Large trucks continue to cause problems in downtown Greensburg
On paper, tractor-trailers are prohibited on Main Street in Greensburg. In practice, large trucks trundle through the city daily.
One flatbed truck knocked over a light pole this month, causing $12,000 in damage. The driver has not been located.
City code prohibits trucks over 6 tons from driving on Main Street and most other city roads, except when making local deliveries. However, city police said they didn’t even know this rule existed, and that it would be essentially impossible to enforce.
“That’s a new one to me,” said Sgt. Donald Cole, who has handled truck inspections for the police department since 2000.
Police focus their efforts on keeping trucks off narrow side streets.
“You want them to stay on Main Street; it’s the lesser evil,” police Capt. Robert Stafford said.
Main Street is part of U.S. Route 119 and Pennsylvania Business Route 66.
“It’s been a state route for years to come through here,” Cole said.
Heavy truck traffic in Greensburg has been a problem for decades, but the Amos K. Hutchinson Bypass was supposed to fix the problem. The 13.2-mile toll road, constructed in the early 1990s, reroutes 66 around the city, connecting Route 22 near Delmont in the north with the Pennsylvania Turnpike interchange at New Stanton in the south.
A 1990 Tribune-Review report described it as the result of “20 years of political wheeling and dealing” on the part of longtime state Rep. Amos Hutchinson, who died of cancer two weeks before the groundbreaking ceremony.
Hutchinson, a Greensburg native, advocated for the bypass as a way to reduce traffic in the city.
Many tractor-trailers do take the bypass, but some still choose to brave Main Street, Cole said.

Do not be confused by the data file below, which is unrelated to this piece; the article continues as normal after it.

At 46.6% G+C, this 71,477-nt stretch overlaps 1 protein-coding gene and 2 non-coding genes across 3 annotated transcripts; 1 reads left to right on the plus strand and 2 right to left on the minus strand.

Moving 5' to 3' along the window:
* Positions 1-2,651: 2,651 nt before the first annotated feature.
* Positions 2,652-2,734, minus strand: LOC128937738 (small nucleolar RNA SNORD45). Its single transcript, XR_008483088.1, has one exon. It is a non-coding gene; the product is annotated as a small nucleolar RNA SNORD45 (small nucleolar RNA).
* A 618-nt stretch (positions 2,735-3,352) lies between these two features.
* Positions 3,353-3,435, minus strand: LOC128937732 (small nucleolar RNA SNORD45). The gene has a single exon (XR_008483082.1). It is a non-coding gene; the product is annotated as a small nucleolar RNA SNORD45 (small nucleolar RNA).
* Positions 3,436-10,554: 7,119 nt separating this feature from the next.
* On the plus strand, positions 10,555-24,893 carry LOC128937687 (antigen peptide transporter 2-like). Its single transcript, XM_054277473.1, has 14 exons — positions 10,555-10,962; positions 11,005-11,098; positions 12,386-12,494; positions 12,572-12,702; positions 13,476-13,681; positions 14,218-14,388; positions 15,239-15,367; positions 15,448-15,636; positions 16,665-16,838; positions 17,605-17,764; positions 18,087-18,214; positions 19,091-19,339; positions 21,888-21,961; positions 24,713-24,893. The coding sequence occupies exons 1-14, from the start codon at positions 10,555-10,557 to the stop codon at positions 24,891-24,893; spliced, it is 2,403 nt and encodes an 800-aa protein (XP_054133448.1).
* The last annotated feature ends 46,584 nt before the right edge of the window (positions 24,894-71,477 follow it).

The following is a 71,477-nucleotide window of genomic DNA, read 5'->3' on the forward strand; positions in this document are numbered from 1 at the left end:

“They’re all trying to avoid tolls,” he said. “These guys tell me their companies won’t pick up their tolls.”
Tolls at the mainline plaza on the bypass range from $1.46 for cars to $82.75 for extremely large vehicles. Most tractor-trailers pay between $8 and $20, depending on their size.
Hutchinson originally envisioned the bypass as a free road, but construction costs made that impossible, the Tribune-Review reported in 1990.
Police aren’t too concerned about large trucks driving straight down Main Street, Stafford said. The real problems come when they attempt to turn onto a side road.
This happens fairly often, he said, because following Route 119 requires turning off Main onto Pittsburgh or Otterman streets, a maneuver that’s difficult for tractor-trailers. Truckers familiar with the area know alternate routes, but those following a GPS or a route established by an out-of-town trucking company often find themselves in tight situations.
“Those routes come out of Harrisburg for all the big trucking companies, and those are routes they have to follow,” Stafford said. “In Harrisburg, I don’t think they have any idea what any of these streets look like.”
Pain on Main
On Main Street, size can be a problem. Oversized loads need a permit from PennDOT to travel through the city, but not all truckers follow these regulations, Cole said.
The road is fairly narrow and slaloms back and forth to accommodate turning lanes.
“Those roadways are tight, and those trucks have to get over to the right as far as they can,” Cole said.
That’s probably what happened Nov. 8 when the truck knocked over a light pole.
The large flatbed truck appeared to be hauling heavy drilling equipment, police Chief Chad Zucco said.
Cole suspects the driver was staying tight to the side of the road, the load shifted and the back of the trailer clipped the pole.
“I don’t even know if the guy knew he hit it,” he said.
Police have not identified the truck, though its photo has been distributed to inspection officers across the state, Cole said.
Greensburg police do about 70 truck inspections a year, particularly at night when pulling a truck over is less likely to disrupt traffic.
They’re not checking weight — they lack the specialized scales to do so — but they are looking at a slew of other potential violations, including license and registration status and whether the truck’s logbook has been properly kept.
A single inspection can take an hour or more.
Cole and one other city police officer are trained by PennDOT to perform inspections.
Cole doesn’t think trucks will stop parading down Main Street anytime soon.
“If they’re coming off (Route) 22, that’s the most direct route,” he said.
Jacob Tierney is a Tribune-Review staff writer. You can contact Jacob at 724-836-6646, email@example.com or via Twitter @Soolseem.